Trigger Warning: The following content may be inappropriate or disturbing to some readers.
Over the past few years, O.U.R. has helped with cases concerning a shocking and long-standing practice that consistently occurs in some parts of Africa as well as a few other regions around the globe: —child sacrifice.
While child sacrifice takes different forms, this practice echoes that of child sex trafficking as children are violated for the use of their bodies. This ritualistic practice is driven by superstition and religious beliefs and varies from country to country.
In parts of East Africa it is mostly carried out by witch doctors, sometimes presenting as “traditional healers”, who mutilate children for the purpose of using their blood, body parts, or organs for ritual sacrifice. Children are trafficked by witch doctors and sometimes even parents. Financiers will pay witch doctors for the sacrifice in order to receive prosperity or good luck. This practice is prevalent during festive seasons, elections where candidates think it will bring good luck, or even during the construction of new buildings where they believe blood sprinkled on the foundation will make it safe and successful.
These practices lead to long-term physical and emotional pain, physical injuries, disabilities, and sometimes even the death of the child.
From the Kids Rights 2014 Report on Child Sacrifice:
“Most children are not given up willingly for sacrifice by their parents or caretakers. Instead, they simply go missing, abducted by the witch doctor or by his or her associate. The sacrificial ritual is not discovered until the body is found in a desolate place, or the child survives the sacrifice. Both boys and girls are attacked for their body parts; there is no clear gender preference”(Kids Rights, 2014.)
Experts indicate that children experiencing poverty are more likely targets of these practices (Kids Rights, 2014.) Accurate statistics are difficult to measure due to lack of effective reporting practices and resistance for victims and families to report to law enforcement. In recent years, it was reported that child sacrifice was a growing problem in some parts of East Africa. However, “most cases do not find their way to police; the report notes that in 2009, out of 123 missing persons, 90 (73%) were children suspected to have become victims of human sacrifice” (Kids Rights, 2014).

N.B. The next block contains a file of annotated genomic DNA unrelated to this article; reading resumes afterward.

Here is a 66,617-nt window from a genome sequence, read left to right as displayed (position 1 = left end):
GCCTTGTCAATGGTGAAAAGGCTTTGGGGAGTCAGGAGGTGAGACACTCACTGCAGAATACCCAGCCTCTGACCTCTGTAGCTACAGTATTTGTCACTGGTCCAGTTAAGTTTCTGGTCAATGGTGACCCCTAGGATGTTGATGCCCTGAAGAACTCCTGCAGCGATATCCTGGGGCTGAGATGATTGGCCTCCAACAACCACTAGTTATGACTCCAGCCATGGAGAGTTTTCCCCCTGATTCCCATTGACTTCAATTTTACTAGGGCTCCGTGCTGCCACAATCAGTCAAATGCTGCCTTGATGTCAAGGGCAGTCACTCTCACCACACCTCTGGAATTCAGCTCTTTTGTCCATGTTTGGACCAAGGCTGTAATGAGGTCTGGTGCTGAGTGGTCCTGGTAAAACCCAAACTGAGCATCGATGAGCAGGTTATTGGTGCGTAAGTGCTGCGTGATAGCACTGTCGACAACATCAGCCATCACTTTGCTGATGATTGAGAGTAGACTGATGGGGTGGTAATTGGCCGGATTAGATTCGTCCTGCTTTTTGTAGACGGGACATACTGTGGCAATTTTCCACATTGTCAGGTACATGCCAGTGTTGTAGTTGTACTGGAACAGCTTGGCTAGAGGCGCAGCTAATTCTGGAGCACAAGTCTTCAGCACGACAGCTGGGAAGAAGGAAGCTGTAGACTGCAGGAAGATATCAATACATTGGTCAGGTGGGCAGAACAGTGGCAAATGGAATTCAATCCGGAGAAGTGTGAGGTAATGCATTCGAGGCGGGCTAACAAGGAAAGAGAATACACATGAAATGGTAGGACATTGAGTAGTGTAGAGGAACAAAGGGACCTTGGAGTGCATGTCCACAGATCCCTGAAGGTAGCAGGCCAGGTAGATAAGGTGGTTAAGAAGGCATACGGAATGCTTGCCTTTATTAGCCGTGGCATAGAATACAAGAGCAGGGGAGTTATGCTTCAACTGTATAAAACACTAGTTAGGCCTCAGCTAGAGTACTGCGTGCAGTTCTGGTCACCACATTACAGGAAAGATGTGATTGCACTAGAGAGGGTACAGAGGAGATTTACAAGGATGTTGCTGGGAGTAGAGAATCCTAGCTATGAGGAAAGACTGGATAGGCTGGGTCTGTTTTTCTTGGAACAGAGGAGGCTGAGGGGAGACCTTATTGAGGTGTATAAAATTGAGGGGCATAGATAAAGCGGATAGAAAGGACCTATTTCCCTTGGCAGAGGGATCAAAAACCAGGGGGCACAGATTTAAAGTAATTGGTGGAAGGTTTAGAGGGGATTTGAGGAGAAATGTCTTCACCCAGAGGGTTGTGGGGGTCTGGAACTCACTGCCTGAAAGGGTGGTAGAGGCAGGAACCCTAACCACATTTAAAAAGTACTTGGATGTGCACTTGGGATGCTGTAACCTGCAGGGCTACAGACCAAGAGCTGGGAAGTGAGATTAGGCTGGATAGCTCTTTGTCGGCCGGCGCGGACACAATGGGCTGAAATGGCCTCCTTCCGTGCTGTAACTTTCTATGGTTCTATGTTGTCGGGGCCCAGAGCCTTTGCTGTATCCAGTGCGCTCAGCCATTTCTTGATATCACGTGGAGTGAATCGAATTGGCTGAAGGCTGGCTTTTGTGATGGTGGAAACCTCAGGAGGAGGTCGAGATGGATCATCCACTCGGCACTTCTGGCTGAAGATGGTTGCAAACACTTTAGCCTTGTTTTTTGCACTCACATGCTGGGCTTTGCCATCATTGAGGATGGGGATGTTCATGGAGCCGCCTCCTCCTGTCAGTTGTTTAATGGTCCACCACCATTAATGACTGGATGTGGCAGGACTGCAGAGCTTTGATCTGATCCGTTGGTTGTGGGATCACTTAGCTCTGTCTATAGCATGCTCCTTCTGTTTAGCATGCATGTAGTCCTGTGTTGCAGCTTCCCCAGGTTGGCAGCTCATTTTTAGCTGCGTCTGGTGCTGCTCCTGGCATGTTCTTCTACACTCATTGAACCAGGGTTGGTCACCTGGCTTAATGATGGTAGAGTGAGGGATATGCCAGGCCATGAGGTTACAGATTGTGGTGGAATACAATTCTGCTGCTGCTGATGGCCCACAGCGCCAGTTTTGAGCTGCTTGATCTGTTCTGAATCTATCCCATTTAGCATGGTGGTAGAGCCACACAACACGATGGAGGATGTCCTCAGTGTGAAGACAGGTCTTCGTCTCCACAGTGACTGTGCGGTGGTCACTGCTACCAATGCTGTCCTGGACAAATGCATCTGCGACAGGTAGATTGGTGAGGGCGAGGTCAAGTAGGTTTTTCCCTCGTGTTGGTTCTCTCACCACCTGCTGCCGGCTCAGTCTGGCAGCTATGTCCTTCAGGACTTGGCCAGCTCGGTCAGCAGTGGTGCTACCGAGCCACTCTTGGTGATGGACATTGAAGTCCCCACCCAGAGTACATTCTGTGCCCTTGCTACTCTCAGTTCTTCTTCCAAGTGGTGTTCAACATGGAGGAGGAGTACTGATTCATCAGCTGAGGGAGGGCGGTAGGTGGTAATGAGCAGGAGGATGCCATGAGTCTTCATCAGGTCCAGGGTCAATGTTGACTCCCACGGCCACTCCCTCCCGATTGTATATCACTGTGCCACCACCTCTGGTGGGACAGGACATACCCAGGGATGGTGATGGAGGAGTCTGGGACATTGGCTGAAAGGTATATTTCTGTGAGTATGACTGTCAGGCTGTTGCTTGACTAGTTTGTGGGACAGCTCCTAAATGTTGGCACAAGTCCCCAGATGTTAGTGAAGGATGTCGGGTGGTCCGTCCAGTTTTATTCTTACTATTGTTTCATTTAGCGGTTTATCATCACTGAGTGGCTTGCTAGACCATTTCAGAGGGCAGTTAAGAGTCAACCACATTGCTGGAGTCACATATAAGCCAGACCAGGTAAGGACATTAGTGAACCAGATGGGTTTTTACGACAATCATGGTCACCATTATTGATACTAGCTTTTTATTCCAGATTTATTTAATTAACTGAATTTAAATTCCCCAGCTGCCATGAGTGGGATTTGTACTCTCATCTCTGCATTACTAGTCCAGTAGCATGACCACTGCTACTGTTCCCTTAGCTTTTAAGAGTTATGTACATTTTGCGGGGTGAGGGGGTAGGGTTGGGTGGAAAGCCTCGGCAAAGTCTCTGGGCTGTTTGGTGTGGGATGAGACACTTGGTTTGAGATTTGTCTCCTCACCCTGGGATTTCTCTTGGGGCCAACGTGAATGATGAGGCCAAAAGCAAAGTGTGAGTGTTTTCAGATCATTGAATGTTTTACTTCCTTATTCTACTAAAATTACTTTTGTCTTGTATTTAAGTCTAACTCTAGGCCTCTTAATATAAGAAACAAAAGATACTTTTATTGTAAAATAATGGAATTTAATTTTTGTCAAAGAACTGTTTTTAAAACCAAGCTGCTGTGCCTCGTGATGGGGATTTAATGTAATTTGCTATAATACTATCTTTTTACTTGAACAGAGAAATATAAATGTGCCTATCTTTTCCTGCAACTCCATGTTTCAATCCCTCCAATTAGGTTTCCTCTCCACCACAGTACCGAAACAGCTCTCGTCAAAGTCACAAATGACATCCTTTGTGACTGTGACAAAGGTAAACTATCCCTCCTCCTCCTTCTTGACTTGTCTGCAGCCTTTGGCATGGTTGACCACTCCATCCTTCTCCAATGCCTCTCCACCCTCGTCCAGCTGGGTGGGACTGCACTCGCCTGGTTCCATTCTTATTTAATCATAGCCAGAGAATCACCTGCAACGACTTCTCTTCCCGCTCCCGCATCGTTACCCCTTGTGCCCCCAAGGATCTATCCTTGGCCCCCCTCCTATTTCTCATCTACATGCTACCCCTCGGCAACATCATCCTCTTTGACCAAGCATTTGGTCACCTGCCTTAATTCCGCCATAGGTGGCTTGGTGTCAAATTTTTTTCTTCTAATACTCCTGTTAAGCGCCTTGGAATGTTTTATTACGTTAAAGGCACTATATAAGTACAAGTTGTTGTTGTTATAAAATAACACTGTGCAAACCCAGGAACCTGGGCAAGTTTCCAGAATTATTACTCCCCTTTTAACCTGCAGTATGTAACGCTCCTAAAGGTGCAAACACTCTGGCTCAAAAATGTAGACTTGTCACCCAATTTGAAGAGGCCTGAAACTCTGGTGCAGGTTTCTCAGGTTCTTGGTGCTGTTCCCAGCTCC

Government officials and other organizations have been working to establish laws like The Prevention and Prohibition of Human Sacrifice Act in 2021, which was officially signed into law by the President of Uganda on the 14th of July 2021. This act defines the penalties and act of child sacrifice as well as creating standard reporting practices.
Survivors of child sacrifice face immense social, emotional, and physical challenges on their healing journey. O.U.R. Aftercare is working on individualized, trauma-informed care for these survivors. Some of the care includes:
Hydrotherapy to relieve physical pain and trauma
Sports therapy to help survivors get active and be outdoors
Balanced meals to help them physically recover and thrive (as many survivors come from areas where food is scarce)
Healing nature experiences like zoos, lakes, and national parks to help survivors process traumatic events and work through relapses.
Art therapy as a means to express creativity for healing
Family tracing, sensitivity training and reintegration where possible
Parenting classes and instruction on caring for a child with injuries sustained from witch doctor
Play therapy through music and dance
O.U.R. will continue to work with survivors in the area and develop relationships with those on the front lines of the fight against child sacrifice. The Ugandan police take an active role in fighting human trafficking and child sacrifice and we are honored to collaborate with them. We need your help to fight child sacrifice and other forms of trafficking. O.U.R. International Operations and Law Enforcement Support is made possible by donors like you. Get involved at www.ourrescue.org/donate.
To learn more about the fight against child sacrifice, read the Kids Report on Child Sacrifice here.